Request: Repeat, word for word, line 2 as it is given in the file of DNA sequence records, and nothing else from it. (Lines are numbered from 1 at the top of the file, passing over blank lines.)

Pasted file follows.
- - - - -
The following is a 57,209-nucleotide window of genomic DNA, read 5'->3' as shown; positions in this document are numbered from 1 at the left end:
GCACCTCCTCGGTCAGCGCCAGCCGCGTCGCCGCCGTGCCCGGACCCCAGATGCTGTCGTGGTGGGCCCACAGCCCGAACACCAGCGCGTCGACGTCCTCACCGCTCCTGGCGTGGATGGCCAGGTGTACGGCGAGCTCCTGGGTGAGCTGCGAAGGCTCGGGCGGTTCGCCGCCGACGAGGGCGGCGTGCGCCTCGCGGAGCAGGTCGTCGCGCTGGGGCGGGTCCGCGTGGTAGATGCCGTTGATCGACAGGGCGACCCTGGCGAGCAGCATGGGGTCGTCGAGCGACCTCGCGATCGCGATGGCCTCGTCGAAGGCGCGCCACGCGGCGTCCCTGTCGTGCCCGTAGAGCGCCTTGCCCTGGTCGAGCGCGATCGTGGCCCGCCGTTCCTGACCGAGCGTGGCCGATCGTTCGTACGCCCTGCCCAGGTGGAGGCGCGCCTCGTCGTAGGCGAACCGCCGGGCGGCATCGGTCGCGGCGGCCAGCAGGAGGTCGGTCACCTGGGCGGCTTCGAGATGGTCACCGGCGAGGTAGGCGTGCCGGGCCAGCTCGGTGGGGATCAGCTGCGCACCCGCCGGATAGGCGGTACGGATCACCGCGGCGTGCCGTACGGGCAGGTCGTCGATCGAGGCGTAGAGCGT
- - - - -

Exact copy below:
GCACCTCCTCGGTCAGCGCCAGCCGCGTCGCCGCCGTGCCCGGACCCCAGATGCTGTCGTGGTGGGCCCACAGCCCGAACACCAGCGCGTCGACGTCCTCACCGCTCCTGGCGTGGATGGCCAGGTGTACGGCGAGCTCCTGGGTGAGCTGCGAAGGCTCGGGCGGTTCGCCGCCGACGAGGGCGGCGTGCGCCTCGCGGAGCAGGTCGTCGCGCTGGGGCGGGTCCGCGTGGTAGATGCCGTTGATCGACAGGGCGACCCTGGCGAGCAGCATGGGGTCGTCGAGCGACCTCGCGATCGCGATGGCCTCGTCGAAGGCGCGCCACGCGGCGTCCCTGTCGTGCCCGTAGAGCGCCTTGCCCTGGTCGAGCGCGATCGTGGCCCGCCGTTCCTGACCGAGCGTGGCCGATCGTTCGTACGCCCTGCCCAGGTGGAGGCGCGCCTCGTCGTAGGCGAACCGCCGGGCGGCATCGGTCGCGGCGGCCAGCAGGAGGTCGGTCACCTGGGCGGCTTCGAGATGGTCACCGGCGAGGTAGGCGTGCCGGGCCAGCTCGGTGGGGATCAGCTGCGCACCCGCCGGATAGGCGGTACGGATCACCGCGGCGTGCCGTACGGGCAGGTCGTCGATCGAGGCGTAGAGCGT